Algorithmic and Combinatorial Algebra

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Springer Netherlands, Oct 1, 2011 - Mathematics - 384 pages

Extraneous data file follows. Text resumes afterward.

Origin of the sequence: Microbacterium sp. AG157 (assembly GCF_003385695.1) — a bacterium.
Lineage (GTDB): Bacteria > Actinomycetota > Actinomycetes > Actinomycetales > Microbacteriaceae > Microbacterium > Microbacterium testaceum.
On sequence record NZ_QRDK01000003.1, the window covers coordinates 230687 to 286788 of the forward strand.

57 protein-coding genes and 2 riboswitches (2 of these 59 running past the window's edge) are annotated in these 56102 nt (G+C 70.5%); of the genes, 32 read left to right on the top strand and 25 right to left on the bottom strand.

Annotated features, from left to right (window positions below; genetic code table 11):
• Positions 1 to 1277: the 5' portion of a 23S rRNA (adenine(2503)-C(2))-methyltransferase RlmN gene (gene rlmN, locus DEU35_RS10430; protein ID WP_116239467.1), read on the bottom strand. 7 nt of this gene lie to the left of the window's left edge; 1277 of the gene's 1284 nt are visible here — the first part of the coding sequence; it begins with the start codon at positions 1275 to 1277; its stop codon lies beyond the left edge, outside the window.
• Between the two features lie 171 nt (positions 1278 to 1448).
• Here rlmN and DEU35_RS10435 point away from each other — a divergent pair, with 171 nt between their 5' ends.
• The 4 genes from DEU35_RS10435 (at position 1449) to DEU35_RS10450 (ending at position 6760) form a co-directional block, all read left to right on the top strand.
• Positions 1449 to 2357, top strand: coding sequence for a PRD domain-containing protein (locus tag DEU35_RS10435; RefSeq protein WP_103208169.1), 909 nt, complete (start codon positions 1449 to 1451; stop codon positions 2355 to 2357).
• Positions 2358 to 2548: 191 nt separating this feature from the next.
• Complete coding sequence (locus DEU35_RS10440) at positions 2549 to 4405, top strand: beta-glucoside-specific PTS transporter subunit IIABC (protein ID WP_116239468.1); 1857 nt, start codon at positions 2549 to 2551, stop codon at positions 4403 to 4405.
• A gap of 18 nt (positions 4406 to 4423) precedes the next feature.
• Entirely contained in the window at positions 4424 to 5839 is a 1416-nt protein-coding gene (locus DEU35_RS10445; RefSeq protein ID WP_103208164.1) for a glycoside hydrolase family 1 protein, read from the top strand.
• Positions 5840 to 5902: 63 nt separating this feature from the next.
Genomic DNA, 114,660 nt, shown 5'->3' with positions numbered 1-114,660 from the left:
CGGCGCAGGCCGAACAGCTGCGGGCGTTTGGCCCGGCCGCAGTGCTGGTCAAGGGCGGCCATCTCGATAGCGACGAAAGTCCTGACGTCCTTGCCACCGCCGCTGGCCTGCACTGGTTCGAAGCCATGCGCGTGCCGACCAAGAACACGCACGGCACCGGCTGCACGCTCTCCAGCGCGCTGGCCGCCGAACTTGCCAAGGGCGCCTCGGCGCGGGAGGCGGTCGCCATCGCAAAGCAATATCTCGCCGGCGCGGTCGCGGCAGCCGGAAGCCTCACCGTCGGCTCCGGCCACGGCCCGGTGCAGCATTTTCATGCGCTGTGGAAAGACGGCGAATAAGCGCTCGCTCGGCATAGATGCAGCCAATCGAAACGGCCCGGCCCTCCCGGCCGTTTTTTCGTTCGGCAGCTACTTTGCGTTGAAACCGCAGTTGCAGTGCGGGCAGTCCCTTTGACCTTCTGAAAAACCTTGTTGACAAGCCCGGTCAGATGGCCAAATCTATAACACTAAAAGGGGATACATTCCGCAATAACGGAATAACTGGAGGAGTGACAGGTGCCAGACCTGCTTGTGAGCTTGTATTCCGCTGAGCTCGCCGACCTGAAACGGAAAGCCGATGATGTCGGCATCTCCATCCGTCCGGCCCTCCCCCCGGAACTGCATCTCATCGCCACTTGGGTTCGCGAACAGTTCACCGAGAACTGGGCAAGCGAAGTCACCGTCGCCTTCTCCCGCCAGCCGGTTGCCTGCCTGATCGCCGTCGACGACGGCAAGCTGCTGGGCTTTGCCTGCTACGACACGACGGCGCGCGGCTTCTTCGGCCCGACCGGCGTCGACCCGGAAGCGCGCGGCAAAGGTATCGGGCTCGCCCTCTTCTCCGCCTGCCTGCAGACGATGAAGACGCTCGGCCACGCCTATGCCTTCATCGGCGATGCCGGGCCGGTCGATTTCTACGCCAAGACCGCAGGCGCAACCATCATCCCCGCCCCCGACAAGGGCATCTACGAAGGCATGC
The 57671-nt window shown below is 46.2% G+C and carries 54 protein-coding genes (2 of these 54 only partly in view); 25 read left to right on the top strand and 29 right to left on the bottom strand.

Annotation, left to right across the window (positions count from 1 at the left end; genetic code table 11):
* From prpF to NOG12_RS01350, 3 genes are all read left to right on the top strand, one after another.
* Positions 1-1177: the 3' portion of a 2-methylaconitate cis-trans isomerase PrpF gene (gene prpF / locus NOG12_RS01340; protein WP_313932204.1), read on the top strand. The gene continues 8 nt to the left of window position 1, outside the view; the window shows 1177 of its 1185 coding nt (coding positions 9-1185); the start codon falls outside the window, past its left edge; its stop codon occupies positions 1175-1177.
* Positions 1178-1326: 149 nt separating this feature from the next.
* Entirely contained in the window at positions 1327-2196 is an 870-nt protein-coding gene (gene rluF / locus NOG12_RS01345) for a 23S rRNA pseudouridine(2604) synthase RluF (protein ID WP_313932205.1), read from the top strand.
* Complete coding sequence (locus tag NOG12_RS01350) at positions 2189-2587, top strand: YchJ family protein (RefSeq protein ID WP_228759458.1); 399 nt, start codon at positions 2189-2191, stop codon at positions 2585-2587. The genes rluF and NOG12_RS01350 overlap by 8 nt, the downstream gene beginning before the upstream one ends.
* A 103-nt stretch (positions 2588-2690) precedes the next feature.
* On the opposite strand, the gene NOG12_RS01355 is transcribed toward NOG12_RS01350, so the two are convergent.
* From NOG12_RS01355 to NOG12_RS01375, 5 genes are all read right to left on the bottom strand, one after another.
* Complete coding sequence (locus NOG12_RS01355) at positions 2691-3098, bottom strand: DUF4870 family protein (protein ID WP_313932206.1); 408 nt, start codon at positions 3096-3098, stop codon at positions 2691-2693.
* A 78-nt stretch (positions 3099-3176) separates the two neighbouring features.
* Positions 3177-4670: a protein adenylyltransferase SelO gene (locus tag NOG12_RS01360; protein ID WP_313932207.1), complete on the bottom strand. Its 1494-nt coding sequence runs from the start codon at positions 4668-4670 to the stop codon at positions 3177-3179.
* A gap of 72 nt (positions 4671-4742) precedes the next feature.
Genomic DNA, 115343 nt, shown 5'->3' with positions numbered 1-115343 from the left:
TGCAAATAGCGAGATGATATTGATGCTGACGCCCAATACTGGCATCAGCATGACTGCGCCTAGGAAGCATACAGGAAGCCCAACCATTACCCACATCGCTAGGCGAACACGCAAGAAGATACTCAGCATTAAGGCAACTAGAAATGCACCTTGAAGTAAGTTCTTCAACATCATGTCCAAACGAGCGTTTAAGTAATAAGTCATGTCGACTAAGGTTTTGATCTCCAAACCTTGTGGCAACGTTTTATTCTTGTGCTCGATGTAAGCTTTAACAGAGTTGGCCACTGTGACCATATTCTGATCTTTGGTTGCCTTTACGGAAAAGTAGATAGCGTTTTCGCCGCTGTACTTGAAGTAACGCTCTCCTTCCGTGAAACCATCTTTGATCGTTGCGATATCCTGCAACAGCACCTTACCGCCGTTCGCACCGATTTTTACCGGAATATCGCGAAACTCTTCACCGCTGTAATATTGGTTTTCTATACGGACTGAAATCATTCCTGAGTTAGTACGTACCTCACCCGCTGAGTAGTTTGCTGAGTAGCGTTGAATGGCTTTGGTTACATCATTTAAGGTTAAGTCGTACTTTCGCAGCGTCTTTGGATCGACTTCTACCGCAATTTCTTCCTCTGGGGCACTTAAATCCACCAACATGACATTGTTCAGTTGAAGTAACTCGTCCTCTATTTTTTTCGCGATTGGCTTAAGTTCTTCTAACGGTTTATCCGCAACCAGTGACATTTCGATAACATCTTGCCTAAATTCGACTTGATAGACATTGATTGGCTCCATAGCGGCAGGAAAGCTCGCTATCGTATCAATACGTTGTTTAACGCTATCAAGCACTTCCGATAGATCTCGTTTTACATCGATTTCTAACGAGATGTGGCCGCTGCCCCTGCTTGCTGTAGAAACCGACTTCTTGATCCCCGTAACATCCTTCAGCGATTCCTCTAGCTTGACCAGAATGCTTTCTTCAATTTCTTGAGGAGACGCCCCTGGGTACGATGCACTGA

Even three decades ago, the words 'combinatorial algebra' contrasting, for in stance, the words 'combinatorial topology,' were not a common designation for some branch of mathematics. The collocation 'combinatorial group theory' seems to ap pear first as the title of the book by A. Karras, W. Magnus, and D. Solitar [182] and, later on, it served as the title of the book by R. C. Lyndon and P. Schupp [247]. Nowadays, specialists do not question the existence of 'combinatorial algebra' as a special algebraic activity. The activity is distinguished not only by its objects of research (that are effectively given to some extent) but also by its methods (ef fective to some extent). To be more exact, we could approximately define the term 'combinatorial algebra' for the purposes of this book, as follows: So we call a part of algebra dealing with groups, semi groups , associative algebras, Lie algebras, and other algebraic systems which are given by generators and defining relations {in the first and particular place, free groups, semigroups, algebras, etc. )j a part in which we study universal constructions, viz. free products, lINN-extensions, etc. j and, finally, a part where specific methods such as the Composition Method (in other words, the Diamond Lemma, see [49]) are applied. Surely, the above explanation is far from covering the full scope of the term (compare the prefaces to the books mentioned above).

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